Maintaining Health During the Holidays

thanksgiving feastWhen the turkey rolls around in November and the oranges, browns and yellows of autumn transition to the reds and greens or blues and golds for Christmas and Hanukkah, for most of us the last thing on our minds is exercising and eating healthy. With tasty temptations around every corner, it’s all too easy (and enjoyable) to indulge. After all, ’tis the season.

Additionally, Mother Nature isn’t nearly as nice in the winter. Our weather transitions from long, warm summer days to short, dark and rainy days. Finally, although the holidays are traditionally thought of as a time to rest and relax, the extra “to-dos” of the holiday hustle and bustle add to the already busy life that most of us tend to live.

Taking all this into account and I think we can all agree, it’s hard to be healthy during the holidays.

Well, while there may be some truth to the above, an alternative perspective is that perhaps health just looks a bit different during the holidays.

I don’t recommend children or adults consume countless candy on a regular basis, but I do think the community connectedness that Halloween brings is well worth the added sugar for a day (the real trick is limiting the treats to just a day). I also don’t think turkey, mashed potatoes, gravy and pumpkin pie should be a regular meal in anyone’s diet, but sharing a meal with loved ones is worth the food coma that Thanksgiving tends to induce.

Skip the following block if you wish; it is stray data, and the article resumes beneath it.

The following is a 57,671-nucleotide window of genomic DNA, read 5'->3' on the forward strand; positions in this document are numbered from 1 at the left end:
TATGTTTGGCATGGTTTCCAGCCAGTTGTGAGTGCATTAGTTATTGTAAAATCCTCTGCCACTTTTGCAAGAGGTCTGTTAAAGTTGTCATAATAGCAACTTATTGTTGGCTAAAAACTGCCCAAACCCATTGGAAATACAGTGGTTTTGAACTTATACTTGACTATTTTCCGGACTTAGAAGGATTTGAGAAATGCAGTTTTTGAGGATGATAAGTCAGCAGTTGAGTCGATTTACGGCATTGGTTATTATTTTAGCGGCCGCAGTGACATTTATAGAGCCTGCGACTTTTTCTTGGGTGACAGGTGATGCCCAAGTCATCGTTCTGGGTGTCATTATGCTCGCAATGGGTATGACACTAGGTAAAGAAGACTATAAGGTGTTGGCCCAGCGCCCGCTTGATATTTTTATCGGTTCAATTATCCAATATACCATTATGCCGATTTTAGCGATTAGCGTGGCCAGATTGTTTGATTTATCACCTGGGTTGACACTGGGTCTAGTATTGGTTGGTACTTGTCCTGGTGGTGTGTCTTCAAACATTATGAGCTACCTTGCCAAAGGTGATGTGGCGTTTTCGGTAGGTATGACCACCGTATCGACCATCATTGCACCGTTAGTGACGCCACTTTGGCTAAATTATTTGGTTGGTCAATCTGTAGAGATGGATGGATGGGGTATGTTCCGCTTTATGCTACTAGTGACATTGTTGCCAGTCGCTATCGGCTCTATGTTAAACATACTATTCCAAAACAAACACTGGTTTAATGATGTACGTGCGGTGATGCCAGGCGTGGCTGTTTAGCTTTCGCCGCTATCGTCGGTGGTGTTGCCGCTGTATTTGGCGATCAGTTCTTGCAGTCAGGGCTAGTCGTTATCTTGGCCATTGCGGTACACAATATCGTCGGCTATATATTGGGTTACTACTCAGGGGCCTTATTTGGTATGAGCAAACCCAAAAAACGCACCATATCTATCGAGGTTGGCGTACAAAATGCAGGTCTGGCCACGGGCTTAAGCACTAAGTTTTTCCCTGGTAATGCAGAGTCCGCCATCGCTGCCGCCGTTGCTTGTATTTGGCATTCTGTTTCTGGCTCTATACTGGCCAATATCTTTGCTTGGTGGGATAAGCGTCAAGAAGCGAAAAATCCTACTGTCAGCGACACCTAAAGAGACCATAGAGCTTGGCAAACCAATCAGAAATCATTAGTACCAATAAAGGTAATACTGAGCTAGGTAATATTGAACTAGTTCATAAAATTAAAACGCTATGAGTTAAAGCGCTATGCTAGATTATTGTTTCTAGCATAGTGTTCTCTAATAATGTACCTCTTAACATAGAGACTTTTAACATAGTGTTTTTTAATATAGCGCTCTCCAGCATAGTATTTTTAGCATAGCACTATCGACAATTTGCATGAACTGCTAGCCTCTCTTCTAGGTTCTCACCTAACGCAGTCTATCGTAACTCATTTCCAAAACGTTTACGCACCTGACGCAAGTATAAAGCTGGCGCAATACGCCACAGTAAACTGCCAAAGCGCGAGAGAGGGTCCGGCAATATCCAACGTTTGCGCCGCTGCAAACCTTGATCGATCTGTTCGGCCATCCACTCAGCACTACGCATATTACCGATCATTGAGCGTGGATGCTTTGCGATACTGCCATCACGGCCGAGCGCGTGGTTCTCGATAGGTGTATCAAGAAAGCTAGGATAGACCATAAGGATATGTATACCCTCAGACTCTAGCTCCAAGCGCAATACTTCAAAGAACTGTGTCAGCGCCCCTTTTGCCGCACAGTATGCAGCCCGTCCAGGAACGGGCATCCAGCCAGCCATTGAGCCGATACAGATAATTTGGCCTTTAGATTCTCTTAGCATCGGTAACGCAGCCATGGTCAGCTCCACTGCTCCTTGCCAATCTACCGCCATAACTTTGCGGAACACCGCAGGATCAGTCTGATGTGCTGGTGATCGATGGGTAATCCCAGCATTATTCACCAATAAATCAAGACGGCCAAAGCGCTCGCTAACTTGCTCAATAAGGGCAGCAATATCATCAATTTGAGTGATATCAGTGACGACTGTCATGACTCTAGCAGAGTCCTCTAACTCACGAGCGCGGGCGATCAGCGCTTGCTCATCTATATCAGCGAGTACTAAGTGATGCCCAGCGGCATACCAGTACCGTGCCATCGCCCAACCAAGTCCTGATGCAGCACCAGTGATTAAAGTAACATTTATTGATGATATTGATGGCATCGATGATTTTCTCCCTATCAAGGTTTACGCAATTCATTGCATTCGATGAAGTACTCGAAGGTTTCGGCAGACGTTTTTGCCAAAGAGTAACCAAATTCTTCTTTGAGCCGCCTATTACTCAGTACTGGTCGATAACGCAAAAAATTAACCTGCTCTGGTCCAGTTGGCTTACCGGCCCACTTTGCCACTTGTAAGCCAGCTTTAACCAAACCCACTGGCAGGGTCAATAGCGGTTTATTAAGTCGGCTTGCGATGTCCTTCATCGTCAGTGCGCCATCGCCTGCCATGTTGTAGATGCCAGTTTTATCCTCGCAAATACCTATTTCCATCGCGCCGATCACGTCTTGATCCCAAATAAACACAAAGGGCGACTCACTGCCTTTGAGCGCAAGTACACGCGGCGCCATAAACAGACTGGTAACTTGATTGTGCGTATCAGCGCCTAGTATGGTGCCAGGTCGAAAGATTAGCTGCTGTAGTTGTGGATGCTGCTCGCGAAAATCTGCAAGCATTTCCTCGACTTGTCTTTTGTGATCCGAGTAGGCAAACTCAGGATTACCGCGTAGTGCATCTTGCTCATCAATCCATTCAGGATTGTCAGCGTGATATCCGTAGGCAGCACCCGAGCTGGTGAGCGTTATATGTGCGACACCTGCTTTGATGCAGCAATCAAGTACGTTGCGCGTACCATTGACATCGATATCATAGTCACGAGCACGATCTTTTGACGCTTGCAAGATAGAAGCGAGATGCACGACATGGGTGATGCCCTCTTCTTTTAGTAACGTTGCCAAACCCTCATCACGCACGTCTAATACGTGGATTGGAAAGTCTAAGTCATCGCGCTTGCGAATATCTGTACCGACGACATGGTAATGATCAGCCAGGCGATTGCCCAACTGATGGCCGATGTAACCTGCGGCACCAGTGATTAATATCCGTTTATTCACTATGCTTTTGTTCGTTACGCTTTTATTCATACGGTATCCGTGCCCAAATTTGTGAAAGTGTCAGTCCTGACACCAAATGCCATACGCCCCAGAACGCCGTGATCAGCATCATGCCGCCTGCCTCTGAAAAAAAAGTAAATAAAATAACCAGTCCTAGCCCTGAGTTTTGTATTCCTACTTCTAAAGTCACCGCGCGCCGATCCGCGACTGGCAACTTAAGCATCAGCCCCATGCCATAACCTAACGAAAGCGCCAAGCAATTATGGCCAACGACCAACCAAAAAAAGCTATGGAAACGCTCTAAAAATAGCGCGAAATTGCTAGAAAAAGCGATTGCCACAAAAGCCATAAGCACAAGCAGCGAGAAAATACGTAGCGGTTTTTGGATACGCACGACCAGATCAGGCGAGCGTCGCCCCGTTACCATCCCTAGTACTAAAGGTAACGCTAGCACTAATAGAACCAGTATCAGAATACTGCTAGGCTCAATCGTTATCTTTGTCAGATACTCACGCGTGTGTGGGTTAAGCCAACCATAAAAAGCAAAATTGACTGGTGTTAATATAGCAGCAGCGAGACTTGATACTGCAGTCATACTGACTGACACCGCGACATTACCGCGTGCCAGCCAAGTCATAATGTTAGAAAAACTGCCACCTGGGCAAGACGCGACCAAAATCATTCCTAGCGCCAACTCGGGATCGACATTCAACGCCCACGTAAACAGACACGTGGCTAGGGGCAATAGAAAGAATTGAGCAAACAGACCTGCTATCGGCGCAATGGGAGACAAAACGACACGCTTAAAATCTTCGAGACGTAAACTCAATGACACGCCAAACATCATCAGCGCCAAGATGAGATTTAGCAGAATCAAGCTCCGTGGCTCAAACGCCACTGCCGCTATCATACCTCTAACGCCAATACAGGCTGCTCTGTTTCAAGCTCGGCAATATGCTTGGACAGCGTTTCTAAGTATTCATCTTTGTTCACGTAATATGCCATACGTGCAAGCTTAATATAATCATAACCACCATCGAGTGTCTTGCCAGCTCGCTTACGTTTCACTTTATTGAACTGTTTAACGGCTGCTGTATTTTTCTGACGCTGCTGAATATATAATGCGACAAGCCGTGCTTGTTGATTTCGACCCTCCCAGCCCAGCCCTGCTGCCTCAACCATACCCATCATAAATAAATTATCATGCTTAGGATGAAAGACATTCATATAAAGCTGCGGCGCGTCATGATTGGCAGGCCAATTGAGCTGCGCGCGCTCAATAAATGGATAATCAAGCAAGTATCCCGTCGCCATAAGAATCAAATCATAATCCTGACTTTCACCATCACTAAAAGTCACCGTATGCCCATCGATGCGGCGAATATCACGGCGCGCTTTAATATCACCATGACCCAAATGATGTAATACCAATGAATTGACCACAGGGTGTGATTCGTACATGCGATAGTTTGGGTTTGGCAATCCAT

And while I can’t say holiday cookies, eggnog or — in the case of my family — tamales benefit our health, I believe there is a lot of health magic in family traditions.

Lastly, staying up until midnight to cheers with champagne every evening to celebrate the start of a new day would not benefit our health (as fun as it may sound), but taking time to reflect, practice gratitude, set goals and celebrate is time well spent on New Year’s Eve.

So, I encourage all of us to fully embrace the holiday season. Let’s connect with our community. Check in on our neighbors. Cook for our friends and family. Give to those less fortunate. Be grateful for what we have. And celebrate the closing of one chapter and the start of another.

After all, ’tis the season.

Maybe it’s not so hard to be healthy during the holidays, it’s just different — health includes much more than just exercise and the food we replenish our bodies with.

From the Kitsap Physical Therapy team, we wish you and yours a Happy Thanksgiving, a merry holiday season and happy New Year. And if your New Year’s resolution is health and fitness related, we’re here to help you achieve it. Cheers!